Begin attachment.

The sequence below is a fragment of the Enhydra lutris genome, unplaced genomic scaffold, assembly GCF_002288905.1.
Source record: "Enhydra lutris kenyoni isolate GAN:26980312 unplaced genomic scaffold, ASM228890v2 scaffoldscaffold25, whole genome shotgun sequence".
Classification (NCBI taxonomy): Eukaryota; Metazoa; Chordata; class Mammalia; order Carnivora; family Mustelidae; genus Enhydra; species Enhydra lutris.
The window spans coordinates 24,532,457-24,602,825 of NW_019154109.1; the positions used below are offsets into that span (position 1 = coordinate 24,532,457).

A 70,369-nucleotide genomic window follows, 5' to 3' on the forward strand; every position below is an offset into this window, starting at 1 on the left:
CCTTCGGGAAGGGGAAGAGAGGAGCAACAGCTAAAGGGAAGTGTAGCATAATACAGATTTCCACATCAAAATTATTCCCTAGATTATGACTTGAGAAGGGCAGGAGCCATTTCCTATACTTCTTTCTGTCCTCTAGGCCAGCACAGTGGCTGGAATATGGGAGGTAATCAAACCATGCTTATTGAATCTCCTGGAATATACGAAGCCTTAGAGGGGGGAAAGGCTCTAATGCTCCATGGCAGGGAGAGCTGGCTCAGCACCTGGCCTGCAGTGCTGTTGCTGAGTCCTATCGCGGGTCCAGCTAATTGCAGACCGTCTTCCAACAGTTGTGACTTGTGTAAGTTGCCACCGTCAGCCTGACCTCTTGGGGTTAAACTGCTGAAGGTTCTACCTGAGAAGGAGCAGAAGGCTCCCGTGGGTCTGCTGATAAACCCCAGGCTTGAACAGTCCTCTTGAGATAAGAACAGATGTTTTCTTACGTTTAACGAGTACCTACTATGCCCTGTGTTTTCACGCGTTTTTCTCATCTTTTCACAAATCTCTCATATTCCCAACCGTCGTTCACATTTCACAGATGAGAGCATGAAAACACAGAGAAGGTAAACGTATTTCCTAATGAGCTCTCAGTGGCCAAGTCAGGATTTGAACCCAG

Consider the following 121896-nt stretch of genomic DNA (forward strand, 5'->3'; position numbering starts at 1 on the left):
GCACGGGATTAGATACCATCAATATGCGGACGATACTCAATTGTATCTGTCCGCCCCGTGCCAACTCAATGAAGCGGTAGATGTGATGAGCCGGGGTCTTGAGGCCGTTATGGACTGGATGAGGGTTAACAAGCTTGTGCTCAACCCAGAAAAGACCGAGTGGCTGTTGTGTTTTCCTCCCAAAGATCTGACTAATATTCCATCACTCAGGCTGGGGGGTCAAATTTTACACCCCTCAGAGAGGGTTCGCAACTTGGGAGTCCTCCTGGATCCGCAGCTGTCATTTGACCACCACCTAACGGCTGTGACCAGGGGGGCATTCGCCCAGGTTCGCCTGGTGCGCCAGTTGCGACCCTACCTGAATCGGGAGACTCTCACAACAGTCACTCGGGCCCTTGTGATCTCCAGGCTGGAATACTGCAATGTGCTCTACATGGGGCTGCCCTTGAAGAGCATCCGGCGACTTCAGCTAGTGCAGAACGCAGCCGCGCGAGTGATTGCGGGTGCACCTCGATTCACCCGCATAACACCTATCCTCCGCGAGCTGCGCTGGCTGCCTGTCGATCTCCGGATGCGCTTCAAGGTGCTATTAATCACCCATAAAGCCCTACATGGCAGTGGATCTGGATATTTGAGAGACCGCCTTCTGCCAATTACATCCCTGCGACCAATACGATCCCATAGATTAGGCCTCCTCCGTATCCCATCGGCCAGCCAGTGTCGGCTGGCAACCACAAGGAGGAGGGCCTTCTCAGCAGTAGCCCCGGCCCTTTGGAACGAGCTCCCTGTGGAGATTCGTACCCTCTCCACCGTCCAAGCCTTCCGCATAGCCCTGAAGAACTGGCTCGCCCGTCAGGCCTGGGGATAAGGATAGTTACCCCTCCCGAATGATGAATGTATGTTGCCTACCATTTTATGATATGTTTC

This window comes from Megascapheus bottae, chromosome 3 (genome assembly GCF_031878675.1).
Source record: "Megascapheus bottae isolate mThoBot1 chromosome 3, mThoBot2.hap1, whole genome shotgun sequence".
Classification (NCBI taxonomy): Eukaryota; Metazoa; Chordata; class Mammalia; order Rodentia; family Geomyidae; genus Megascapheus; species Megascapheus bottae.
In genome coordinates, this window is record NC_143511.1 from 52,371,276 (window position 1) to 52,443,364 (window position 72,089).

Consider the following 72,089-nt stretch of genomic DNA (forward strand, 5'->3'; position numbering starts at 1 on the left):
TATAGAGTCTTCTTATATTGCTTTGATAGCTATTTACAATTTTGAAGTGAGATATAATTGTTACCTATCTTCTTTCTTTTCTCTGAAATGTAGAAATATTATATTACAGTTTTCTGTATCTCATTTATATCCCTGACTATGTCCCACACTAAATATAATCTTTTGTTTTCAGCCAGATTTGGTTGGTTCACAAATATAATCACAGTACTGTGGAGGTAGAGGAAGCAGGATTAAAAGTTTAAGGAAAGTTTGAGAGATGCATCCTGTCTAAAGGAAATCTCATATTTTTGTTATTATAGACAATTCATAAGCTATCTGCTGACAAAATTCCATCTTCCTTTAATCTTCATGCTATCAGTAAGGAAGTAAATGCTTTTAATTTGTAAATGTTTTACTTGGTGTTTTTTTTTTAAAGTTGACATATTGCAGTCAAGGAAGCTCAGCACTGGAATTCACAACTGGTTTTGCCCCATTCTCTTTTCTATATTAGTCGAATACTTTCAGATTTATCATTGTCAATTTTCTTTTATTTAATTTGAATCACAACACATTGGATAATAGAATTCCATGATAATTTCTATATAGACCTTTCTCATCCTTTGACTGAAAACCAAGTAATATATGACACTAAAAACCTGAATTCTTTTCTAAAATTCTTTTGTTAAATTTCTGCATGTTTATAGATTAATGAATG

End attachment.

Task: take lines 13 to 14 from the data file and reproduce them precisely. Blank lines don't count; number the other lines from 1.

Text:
Consider the following 72,089-nt stretch of genomic DNA (forward strand, 5'->3'; position numbering starts at 1 on the left):
TATAGAGTCTTCTTATATTGCTTTGATAGCTATTTACAATTTTGAAGTGAGATATAATTGTTACCTATCTTCTTTCTTTTCTCTGAAATGTAGAAATATTATATTACAGTTTTCTGTATCTCATTTATATCCCTGACTATGTCCCACACTAAATATAATCTTTTGTTTTCAGCCAGATTTGGTTGGTTCACAAATATAATCACAGTACTGTGGAGGTAGAGGAAGCAGGATTAAAAGTTTAAGGAAAGTTTGAGAGATGCATCCTGTCTAAAGGAAATCTCATATTTTTGTTATTATAGACAATTCATAAGCTATCTGCTGACAAAATTCCATCTTCCTTTAATCTTCATGCTATCAGTAAGGAAGTAAATGCTTTTAATTTGTAAATGTTTTACTTGGTGTTTTTTTTTTAAAGTTGACATATTGCAGTCAAGGAAGCTCAGCACTGGAATTCACAACTGGTTTTGCCCCATTCTCTTTTCTATATTAGTCGAATACTTTCAGATTTATCATTGTCAATTTTCTTTTATTTAATTTGAATCACAACACATTGGATAATAGAATTCCATGATAATTTCTATATAGACCTTTCTCATCCTTTGACTGAAAACCAAGTAATATATGACACTAAAAACCTGAATTCTTTTCTAAAATTCTTTTGTTAAATTTCTGCATGTTTATAGATTAATGAATG